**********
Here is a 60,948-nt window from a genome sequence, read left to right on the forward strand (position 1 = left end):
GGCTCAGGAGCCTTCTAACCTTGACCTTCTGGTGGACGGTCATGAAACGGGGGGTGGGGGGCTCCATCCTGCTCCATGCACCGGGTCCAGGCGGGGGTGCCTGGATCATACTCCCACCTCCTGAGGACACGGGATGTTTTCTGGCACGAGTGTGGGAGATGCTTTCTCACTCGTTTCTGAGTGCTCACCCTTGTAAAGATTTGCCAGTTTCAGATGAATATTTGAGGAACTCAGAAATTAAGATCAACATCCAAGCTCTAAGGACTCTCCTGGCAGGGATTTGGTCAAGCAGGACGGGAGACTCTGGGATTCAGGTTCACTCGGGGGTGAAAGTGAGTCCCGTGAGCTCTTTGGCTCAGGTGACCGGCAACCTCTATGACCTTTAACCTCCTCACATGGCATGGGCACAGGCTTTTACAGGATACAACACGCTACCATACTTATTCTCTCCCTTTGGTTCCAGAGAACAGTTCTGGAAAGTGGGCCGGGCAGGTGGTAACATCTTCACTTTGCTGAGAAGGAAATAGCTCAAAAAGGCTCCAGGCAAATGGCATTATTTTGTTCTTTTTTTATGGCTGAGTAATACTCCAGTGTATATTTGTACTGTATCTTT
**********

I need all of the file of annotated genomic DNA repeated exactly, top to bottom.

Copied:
Here is a 60,948-nt window from a genome sequence, read left to right on the forward strand (position 1 = left end):
GGCTCAGGAGCCTTCTAACCTTGACCTTCTGGTGGACGGTCATGAAACGGGGGGTGGGGGGCTCCATCCTGCTCCATGCACCGGGTCCAGGCGGGGGTGCCTGGATCATACTCCCACCTCCTGAGGACACGGGATGTTTTCTGGCACGAGTGTGGGAGATGCTTTCTCACTCGTTTCTGAGTGCTCACCCTTGTAAAGATTTGCCAGTTTCAGATGAATATTTGAGGAACTCAGAAATTAAGATCAACATCCAAGCTCTAAGGACTCTCCTGGCAGGGATTTGGTCAAGCAGGACGGGAGACTCTGGGATTCAGGTTCACTCGGGGGTGAAAGTGAGTCCCGTGAGCTCTTTGGCTCAGGTGACCGGCAACCTCTATGACCTTTAACCTCCTCACATGGCATGGGCACAGGCTTTTACAGGATACAACACGCTACCATACTTATTCTCTCCCTTTGGTTCCAGAGAACAGTTCTGGAAAGTGGGCCGGGCAGGTGGTAACATCTTCACTTTGCTGAGAAGGAAATAGCTCAAAAAGGCTCCAGGCAAATGGCATTATTTTGTTCTTTTTTTATGGCTGAGTAATACTCCAGTGTATATTTGTACTGTATCTTT